Medically reviewed on June 7, 2018
What is Olive Leaf?
The olive tree is an evergreen that is native to the Mediterranean region. The trees also are cultivated in areas with similar climates in the Americas. The small, leathery leaves are gray-green on top, and the undersides contain fine, white, scale-like hairs. The leaves are gathered throughout the year.
Olive leaf also is known as olive leaf extract.
What is it used for?
Traditional and ethnobotanical uses
The olive tree was cultivated in Crete as far back as 3500 BC, where the leaves were used to clean wounds. Symbolically, the olive branch stands for peace. The leaves were worn by athletes in ancient Olympic Games. Medicinal uses of the plant in the 1800s included malaria treatment.
Interest in olive leaf use centers on antioxidant and antiviral activity, as well as its possible role in diabetes and heart/blood vessel conditions. However, clinical trials do not support its use for any indication.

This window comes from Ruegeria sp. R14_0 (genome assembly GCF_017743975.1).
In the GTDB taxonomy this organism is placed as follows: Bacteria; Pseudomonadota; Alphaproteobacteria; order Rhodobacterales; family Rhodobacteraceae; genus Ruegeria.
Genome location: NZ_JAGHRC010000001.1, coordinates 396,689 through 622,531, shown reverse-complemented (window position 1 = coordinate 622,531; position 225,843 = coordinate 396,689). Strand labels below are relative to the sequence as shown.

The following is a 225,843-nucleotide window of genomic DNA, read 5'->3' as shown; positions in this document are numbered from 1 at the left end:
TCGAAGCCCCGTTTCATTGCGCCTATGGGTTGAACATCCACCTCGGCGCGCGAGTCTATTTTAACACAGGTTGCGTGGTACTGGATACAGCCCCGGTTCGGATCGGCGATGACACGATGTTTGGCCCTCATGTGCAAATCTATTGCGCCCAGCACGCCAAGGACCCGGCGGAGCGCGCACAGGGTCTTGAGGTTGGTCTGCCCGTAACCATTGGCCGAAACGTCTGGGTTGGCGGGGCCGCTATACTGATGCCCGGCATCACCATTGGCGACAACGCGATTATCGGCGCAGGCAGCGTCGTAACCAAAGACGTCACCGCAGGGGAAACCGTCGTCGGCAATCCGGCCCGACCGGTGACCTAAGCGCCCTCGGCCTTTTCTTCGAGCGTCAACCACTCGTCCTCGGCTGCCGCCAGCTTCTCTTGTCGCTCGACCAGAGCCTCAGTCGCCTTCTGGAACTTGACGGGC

What is the recommended dosage?
Traditional dosages of olive leaf include 7 to 8 g of dry leaf in 150 mL water. In 1 clinical trial, patients with stage 1 high blood pressure were administered 500 mg of olive leaf extract twice daily for 8 weeks.
Contraindications have not yet been identified. Caution may be needed in liver disease.
Avoid use. Information regarding safety and efficacy in pregnancy and lactation is lacking.
None well documented.
None well documented. Supervise patients with diabetes carefully because of potential low blood sugar effects.
Information is limited.
Always consult your healthcare provider to ensure the information displayed on this page applies to your personal circumstances.